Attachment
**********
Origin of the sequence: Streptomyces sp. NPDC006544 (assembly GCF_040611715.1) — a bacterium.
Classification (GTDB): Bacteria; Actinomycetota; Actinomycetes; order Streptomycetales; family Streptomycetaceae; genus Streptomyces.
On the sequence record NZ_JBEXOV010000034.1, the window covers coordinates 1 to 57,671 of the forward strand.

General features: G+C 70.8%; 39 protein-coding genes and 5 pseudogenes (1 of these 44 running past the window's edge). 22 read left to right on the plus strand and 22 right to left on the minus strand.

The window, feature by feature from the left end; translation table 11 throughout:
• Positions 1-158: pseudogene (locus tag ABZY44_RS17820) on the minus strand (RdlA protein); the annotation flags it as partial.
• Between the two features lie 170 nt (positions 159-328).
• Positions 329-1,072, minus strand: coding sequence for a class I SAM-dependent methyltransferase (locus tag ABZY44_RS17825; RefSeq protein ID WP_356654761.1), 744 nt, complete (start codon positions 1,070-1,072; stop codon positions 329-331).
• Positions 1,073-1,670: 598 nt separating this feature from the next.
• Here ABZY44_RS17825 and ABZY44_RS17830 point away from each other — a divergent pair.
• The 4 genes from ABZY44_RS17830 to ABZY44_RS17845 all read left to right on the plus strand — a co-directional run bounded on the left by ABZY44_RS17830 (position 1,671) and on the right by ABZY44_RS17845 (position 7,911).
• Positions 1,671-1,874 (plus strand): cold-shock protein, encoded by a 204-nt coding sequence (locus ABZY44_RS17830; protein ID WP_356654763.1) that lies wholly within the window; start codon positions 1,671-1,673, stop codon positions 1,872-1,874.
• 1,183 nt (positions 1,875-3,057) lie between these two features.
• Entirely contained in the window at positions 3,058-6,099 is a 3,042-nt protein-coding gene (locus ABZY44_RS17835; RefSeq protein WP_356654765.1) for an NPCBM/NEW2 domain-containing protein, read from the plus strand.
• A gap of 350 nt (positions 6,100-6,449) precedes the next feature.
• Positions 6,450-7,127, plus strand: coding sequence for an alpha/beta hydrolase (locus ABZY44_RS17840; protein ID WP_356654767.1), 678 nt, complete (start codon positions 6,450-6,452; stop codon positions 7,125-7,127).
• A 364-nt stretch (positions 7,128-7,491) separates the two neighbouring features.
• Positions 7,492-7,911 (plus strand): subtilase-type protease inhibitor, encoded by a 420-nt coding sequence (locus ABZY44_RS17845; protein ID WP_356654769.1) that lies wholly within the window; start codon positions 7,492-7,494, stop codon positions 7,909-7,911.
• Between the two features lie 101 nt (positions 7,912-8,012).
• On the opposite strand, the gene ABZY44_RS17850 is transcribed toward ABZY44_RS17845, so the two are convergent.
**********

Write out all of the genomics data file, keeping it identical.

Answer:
Origin of the sequence: Streptomyces sp. NPDC006544 (assembly GCF_040611715.1) — a bacterium.
Classification (GTDB): Bacteria; Actinomycetota; Actinomycetes; order Streptomycetales; family Streptomycetaceae; genus Streptomyces.
On the sequence record NZ_JBEXOV010000034.1, the window covers coordinates 1 to 57,671 of the forward strand.

General features: G+C 70.8%; 39 protein-coding genes and 5 pseudogenes (1 of these 44 running past the window's edge). 22 read left to right on the plus strand and 22 right to left on the minus strand.

The window, feature by feature from the left end; translation table 11 throughout:
• Positions 1-158: pseudogene (locus tag ABZY44_RS17820) on the minus strand (RdlA protein); the annotation flags it as partial.
• Between the two features lie 170 nt (positions 159-328).
• Positions 329-1,072, minus strand: coding sequence for a class I SAM-dependent methyltransferase (locus tag ABZY44_RS17825; RefSeq protein ID WP_356654761.1), 744 nt, complete (start codon positions 1,070-1,072; stop codon positions 329-331).
• Positions 1,073-1,670: 598 nt separating this feature from the next.
• Here ABZY44_RS17825 and ABZY44_RS17830 point away from each other — a divergent pair.
• The 4 genes from ABZY44_RS17830 to ABZY44_RS17845 all read left to right on the plus strand — a co-directional run bounded on the left by ABZY44_RS17830 (position 1,671) and on the right by ABZY44_RS17845 (position 7,911).
• Positions 1,671-1,874 (plus strand): cold-shock protein, encoded by a 204-nt coding sequence (locus ABZY44_RS17830; protein ID WP_356654763.1) that lies wholly within the window; start codon positions 1,671-1,673, stop codon positions 1,872-1,874.
• 1,183 nt (positions 1,875-3,057) lie between these two features.
• Entirely contained in the window at positions 3,058-6,099 is a 3,042-nt protein-coding gene (locus ABZY44_RS17835; RefSeq protein WP_356654765.1) for an NPCBM/NEW2 domain-containing protein, read from the plus strand.
• A gap of 350 nt (positions 6,100-6,449) precedes the next feature.
• Positions 6,450-7,127, plus strand: coding sequence for an alpha/beta hydrolase (locus ABZY44_RS17840; protein ID WP_356654767.1), 678 nt, complete (start codon positions 6,450-6,452; stop codon positions 7,125-7,127).
• A 364-nt stretch (positions 7,128-7,491) separates the two neighbouring features.
• Positions 7,492-7,911 (plus strand): subtilase-type protease inhibitor, encoded by a 420-nt coding sequence (locus ABZY44_RS17845; protein ID WP_356654769.1) that lies wholly within the window; start codon positions 7,492-7,494, stop codon positions 7,909-7,911.
• Between the two features lie 101 nt (positions 7,912-8,012).
• On the opposite strand, the gene ABZY44_RS17850 is transcribed toward ABZY44_RS17845, so the two are convergent.